“Oh, I don’t know,” Jane replied. “I don’t think Jimmy Dale can be bought.”

“Yes, he can,” Rafael said as he took Jeremy by the arm and headed back toward the sanctuary, “and I know what he wants.”

As they stepped outside, back into the afternoon sun and heat, Rafael led Jeremy to the corner of the building. Benji and his friend were still playing catch beyond, so Rafael leaned over and asked in a soft voice, “Does your uncle disappear sometimes at night?”

“Yeah,” Jeremy replied with surprise. “How’d you know?”

Rafael smiled and said, “Does he ever say where he’s going?”

Jeremy shrugged and replied, “Usually, it’s to visit some sick member of the congregation. I don’t believe him, though.”

Rafael smiled even more broadly and said, “Don’t worry, Jeremy. Between Mom and me, we’re gonna get you out of here. In another week or two, you and I are going to be in New York and we’re going to be getting you ready for your audition. You’re going to dance, Jeremy. Trust me. Trust me.”

Jeremy looked into Rafael’s eyes and whispered, merely, “Thank you.”

Rafael looked back. Jeremy was a few inches shorter, not having hit his first serious growth spurt, so he was looking down into the boy’s face. He had the most powerful urge to kiss the boy. Instead, he swallowed and said, “Just be patient, Jeremy. We’ll get this done.”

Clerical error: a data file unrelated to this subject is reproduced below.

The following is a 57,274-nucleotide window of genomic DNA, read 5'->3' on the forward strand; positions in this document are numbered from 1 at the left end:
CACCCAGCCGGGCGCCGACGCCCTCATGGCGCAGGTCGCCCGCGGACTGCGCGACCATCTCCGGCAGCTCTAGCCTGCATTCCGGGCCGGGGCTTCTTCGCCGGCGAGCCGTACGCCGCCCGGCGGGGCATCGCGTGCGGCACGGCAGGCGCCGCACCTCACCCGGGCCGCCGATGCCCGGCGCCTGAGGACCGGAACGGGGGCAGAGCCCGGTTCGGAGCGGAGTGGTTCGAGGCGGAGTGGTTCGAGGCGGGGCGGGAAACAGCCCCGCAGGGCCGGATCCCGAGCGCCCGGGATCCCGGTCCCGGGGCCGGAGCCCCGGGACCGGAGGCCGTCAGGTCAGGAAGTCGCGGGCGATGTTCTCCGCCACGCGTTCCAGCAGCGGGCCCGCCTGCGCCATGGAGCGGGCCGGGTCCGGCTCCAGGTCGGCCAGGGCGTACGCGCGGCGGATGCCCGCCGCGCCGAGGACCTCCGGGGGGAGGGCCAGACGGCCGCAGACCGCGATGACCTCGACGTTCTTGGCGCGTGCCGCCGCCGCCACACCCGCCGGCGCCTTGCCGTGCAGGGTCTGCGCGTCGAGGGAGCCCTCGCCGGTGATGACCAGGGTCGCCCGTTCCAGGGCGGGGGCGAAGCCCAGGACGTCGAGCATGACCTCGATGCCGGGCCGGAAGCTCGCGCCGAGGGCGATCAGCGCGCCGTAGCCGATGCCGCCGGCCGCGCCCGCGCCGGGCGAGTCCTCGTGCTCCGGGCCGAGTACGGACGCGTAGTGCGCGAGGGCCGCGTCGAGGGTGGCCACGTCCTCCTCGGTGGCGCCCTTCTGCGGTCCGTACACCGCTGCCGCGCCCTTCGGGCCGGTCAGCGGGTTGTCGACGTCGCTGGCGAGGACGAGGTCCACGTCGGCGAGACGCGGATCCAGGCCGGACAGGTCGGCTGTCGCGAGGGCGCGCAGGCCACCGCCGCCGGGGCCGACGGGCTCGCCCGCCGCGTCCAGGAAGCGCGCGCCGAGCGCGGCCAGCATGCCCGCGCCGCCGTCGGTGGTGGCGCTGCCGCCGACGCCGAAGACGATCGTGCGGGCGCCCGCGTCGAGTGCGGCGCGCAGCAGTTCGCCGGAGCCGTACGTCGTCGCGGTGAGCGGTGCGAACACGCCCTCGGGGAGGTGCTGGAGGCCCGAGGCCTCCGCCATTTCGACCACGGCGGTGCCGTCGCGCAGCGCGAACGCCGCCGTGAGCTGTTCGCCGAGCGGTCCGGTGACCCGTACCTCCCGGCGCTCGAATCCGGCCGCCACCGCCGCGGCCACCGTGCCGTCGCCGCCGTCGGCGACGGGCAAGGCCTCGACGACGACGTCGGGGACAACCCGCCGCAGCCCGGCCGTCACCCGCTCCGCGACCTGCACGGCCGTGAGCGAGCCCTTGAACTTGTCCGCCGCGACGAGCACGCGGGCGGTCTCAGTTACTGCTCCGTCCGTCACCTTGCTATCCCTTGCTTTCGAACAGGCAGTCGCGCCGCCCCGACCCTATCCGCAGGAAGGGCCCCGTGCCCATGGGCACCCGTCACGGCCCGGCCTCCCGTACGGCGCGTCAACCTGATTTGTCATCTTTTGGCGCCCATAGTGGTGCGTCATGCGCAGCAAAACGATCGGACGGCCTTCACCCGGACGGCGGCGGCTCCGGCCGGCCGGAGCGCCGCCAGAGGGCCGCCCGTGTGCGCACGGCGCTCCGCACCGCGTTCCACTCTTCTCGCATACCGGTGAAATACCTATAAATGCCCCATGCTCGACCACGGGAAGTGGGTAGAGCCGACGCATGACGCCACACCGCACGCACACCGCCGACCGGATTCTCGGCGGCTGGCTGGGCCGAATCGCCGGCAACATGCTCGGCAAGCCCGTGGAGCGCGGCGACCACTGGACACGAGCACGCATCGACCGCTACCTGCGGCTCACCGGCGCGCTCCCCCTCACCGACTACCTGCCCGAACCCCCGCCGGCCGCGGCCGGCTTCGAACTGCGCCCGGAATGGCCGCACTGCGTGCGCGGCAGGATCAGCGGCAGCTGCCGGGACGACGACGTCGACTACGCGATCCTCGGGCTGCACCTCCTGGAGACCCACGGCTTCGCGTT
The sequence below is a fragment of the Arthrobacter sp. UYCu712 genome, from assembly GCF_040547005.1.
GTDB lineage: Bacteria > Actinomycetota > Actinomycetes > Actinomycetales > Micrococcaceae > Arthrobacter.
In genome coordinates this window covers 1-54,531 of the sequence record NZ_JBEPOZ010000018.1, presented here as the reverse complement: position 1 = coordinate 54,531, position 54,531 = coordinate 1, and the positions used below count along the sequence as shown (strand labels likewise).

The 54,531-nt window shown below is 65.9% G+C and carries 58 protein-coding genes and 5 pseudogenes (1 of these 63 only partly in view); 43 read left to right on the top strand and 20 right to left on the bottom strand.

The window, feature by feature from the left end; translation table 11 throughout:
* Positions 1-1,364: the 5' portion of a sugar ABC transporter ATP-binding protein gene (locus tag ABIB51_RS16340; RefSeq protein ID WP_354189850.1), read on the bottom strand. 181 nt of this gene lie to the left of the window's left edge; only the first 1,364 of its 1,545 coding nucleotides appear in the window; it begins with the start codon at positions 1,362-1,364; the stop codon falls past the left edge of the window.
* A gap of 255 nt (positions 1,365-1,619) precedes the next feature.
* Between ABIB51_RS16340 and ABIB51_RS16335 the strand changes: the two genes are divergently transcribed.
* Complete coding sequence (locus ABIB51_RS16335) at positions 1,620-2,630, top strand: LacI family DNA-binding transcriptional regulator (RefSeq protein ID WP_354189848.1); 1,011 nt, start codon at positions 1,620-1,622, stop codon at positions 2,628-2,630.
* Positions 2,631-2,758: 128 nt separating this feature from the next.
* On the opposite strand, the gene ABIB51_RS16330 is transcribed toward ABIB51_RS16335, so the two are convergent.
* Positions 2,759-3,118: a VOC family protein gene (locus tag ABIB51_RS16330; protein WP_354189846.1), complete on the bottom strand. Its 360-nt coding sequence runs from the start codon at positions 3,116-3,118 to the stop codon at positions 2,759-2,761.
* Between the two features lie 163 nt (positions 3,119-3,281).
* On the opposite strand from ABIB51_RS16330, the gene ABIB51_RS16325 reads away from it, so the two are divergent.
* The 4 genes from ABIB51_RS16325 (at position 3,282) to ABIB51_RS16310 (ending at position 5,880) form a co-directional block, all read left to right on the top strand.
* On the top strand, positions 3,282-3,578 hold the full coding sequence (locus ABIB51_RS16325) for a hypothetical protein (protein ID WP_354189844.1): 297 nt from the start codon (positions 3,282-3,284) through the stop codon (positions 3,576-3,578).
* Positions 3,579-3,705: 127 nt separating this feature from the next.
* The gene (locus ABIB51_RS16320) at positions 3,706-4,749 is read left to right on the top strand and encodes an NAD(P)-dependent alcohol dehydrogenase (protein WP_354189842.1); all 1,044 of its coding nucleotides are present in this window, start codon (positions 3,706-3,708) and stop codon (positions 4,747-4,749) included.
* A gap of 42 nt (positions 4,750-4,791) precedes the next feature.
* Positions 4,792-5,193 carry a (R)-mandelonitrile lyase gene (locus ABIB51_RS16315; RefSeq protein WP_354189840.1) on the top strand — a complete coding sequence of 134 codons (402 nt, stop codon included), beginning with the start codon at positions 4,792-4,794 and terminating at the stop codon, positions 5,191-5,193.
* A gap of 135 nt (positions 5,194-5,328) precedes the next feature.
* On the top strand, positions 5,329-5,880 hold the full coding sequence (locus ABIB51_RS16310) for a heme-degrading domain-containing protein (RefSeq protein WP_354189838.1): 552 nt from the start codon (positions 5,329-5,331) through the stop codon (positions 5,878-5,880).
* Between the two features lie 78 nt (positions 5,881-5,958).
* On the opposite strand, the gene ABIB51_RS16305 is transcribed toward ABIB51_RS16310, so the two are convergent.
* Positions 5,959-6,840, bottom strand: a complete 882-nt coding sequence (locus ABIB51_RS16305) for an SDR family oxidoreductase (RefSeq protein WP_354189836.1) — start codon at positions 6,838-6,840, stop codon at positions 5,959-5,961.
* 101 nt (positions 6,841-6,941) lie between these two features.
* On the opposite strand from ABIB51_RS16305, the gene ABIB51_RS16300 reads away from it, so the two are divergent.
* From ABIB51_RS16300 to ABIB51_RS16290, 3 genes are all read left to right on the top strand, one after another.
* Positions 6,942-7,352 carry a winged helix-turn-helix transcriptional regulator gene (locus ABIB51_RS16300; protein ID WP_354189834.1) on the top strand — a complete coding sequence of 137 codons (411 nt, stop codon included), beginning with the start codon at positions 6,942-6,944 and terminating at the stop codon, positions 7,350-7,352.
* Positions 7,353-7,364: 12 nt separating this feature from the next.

He squeezed Jeremy’s shoulder as they both turned to see the three adults emerging from the church. Rafael’s mother was saying to Jeremy’s aunt, “Jane, we don’t want to put you in a difficult position with your husband. You protect yourself.”

“Mrs. Hampton, I want to help Jeremy. I want him to be happy. I don’t think the Lord would have given him this gift if he didn’t want him to use it. I want you to save him, if you can. I just don’t know how much I can do. Jimmy Dale’s my husband.”

“I know, dear,” Gloria replied. “I know. Don’t you worry. We’ll be in touch.”

Grayson Harrison took Gloria by the arm and they walked back to the car. Rafael squeezed Jeremy’s shoulder and whispered, “If you have to escape, if something happens, we live at 2121 Somerset Drive and out phone number is Magnolia 3-1212. Can you remember that.”

Jeremy nodded as Jane placed her hand on her nephew’s shoulder. He smiled and said, “Thank you, Rafael.”

He smiled and said to both, “Don’t worry.”